Tumor-Killing ‘Cornell Dots’ Enter Their First Therapeutic Trial

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Silica-encased fluorescent nanoparticles, otherwise known as “Cornell Dots”, have just entered their first therapeutic trial, following three successful diagnostic human clinical trials during which they proved their safety and effectiveness.

These special nanoparticles were developed as biological markets by researchers at Cornell University, hence the name, but soon, scientists realized they had the potential to be used as anti-tumor tools.

More specifically, these “dots” can carry nano-sized antibody fragments right at the tumors with the help of an external laser. They are injected into the patient’s bloodstream and then diffuse around the tumor’s micro-environment, targeting them specifically and stopping metastasis.

This microenvironment is challenging for drug molecules because it forces them to change behavior and become unpredictable due to the chemical and physical barriers raised by the tumors. However, since C’Dots don’t carry any drug molecules, they are entirely unaffected by this complexity.

However, the scientists at Cornell University explain that C’Dots may carry synthetic drugs if needed, at a capacity of 80 molecules per unit.

After the C’Dots have fulfilled their role, they gradually find their way out of the body, so there are no accumulation problems at off-target sites like the liver, for example. As for side effects, they are negligible compared to older therapeutic methods like chemotherapy.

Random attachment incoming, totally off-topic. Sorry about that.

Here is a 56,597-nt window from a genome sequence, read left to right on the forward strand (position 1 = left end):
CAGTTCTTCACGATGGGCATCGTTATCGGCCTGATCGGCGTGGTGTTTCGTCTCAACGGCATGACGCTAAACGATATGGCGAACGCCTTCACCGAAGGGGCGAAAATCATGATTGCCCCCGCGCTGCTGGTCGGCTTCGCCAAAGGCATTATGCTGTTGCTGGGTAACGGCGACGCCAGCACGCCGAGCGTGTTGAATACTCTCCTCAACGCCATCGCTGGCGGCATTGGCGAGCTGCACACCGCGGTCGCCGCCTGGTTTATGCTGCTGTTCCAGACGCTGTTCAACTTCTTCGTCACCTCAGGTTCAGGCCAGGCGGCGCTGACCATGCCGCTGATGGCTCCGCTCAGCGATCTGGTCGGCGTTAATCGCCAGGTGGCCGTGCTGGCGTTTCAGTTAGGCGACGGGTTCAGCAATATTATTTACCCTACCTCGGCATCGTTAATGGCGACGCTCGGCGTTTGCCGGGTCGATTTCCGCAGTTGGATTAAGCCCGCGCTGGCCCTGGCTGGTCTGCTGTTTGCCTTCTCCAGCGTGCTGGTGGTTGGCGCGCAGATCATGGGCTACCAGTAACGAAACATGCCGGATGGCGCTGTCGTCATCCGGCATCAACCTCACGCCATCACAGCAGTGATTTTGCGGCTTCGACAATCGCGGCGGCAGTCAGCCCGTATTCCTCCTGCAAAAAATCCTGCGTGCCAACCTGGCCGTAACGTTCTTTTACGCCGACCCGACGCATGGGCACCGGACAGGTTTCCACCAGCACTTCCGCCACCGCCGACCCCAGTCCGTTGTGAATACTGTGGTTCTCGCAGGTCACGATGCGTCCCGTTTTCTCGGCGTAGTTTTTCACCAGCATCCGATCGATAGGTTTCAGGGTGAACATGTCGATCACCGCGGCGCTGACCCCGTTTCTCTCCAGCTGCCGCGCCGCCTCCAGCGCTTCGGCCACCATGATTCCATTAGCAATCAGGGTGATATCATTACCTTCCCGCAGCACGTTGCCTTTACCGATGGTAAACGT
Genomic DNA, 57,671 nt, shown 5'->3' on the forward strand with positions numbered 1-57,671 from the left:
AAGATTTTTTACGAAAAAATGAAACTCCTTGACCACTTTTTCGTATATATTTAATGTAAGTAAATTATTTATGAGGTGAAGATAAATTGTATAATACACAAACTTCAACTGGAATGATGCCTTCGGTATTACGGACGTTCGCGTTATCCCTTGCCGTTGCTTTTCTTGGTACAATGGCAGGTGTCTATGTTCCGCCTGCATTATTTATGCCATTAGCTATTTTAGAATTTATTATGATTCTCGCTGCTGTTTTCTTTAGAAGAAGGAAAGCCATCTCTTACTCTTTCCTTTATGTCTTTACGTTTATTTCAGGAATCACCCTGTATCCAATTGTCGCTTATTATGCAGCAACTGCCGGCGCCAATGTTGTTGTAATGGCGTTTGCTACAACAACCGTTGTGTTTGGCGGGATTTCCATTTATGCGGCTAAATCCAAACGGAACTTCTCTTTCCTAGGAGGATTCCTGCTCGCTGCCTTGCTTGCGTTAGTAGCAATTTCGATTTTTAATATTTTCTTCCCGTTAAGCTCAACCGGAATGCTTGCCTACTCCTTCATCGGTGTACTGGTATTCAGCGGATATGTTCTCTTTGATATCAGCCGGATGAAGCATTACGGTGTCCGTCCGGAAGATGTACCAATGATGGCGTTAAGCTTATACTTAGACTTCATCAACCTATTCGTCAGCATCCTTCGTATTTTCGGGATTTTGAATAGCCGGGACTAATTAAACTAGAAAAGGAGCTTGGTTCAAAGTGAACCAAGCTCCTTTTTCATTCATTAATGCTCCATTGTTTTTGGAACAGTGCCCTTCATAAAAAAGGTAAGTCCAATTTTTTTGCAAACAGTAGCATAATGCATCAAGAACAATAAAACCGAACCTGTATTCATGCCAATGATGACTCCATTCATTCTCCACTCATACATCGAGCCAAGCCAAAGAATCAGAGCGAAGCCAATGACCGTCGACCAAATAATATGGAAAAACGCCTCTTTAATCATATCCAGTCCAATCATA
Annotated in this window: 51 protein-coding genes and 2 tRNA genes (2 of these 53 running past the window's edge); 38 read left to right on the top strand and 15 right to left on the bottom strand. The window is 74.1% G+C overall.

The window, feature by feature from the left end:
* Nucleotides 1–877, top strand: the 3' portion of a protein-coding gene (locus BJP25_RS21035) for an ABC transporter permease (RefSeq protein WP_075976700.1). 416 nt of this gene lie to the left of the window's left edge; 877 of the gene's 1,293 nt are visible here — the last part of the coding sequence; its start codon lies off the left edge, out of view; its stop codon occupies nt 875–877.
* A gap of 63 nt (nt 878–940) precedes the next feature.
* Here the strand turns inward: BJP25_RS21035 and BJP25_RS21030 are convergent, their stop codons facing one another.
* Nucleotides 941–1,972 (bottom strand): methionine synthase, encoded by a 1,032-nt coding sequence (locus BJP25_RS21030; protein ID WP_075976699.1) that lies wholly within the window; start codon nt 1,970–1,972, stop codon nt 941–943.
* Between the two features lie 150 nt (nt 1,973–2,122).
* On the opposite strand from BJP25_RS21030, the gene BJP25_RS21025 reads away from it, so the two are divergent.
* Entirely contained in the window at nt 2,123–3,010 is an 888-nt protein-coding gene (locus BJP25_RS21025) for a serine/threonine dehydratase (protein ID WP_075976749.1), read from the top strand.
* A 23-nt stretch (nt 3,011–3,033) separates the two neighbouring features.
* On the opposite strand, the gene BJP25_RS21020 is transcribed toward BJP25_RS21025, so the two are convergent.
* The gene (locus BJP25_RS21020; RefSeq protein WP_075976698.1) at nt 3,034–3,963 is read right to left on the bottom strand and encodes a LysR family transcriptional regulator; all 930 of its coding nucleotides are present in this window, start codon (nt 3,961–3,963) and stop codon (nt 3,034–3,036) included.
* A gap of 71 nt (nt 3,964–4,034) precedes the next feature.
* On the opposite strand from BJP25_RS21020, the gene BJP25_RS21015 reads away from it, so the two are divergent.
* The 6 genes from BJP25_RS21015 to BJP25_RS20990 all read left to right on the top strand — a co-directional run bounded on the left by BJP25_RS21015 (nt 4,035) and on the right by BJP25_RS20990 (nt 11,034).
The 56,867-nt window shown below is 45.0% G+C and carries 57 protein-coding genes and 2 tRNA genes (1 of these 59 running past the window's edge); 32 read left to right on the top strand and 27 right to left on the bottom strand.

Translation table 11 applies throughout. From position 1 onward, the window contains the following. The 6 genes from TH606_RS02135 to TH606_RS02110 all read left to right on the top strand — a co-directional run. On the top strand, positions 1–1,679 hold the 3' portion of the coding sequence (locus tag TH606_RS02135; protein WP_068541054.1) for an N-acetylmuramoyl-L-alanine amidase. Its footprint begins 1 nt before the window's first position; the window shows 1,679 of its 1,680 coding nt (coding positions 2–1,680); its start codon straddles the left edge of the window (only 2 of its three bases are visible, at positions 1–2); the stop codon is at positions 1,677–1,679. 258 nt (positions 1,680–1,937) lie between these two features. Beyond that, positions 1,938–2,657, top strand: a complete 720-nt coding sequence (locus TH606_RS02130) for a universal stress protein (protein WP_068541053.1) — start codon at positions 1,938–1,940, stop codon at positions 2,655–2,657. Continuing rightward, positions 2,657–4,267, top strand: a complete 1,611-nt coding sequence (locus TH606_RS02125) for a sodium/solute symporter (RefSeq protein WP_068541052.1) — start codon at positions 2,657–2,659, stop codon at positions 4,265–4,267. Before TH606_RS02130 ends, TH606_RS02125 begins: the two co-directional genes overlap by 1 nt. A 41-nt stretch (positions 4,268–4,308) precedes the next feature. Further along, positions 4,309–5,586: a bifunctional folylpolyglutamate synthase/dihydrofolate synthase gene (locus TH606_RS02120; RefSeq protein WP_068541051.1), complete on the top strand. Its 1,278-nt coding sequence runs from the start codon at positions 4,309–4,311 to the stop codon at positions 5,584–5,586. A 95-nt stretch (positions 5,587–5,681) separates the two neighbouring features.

Minuscule and highly-targeted antibody delivery systems are key in fighting cancer, and many scientific teams are working on similar concepts. One example is a team of researchers at Monash University in Australia, who have developed metal-organic framework crystals suitable for carrying optimized doses of synthetic drugs.

Similar to the C’Dots, the MOF crystals won’t accumulate in the patient’s body as they are made out of a water-soluble mixture of zinc and carbonate ions, so they last only for a short time before they resolve.

While these crystals are still being tested in “in vitro” studies, it is clear that the direction of future therapeutic methods is towards nano-sized delivery systems.

Article Source: Phys.org
Image Credit: Pixabay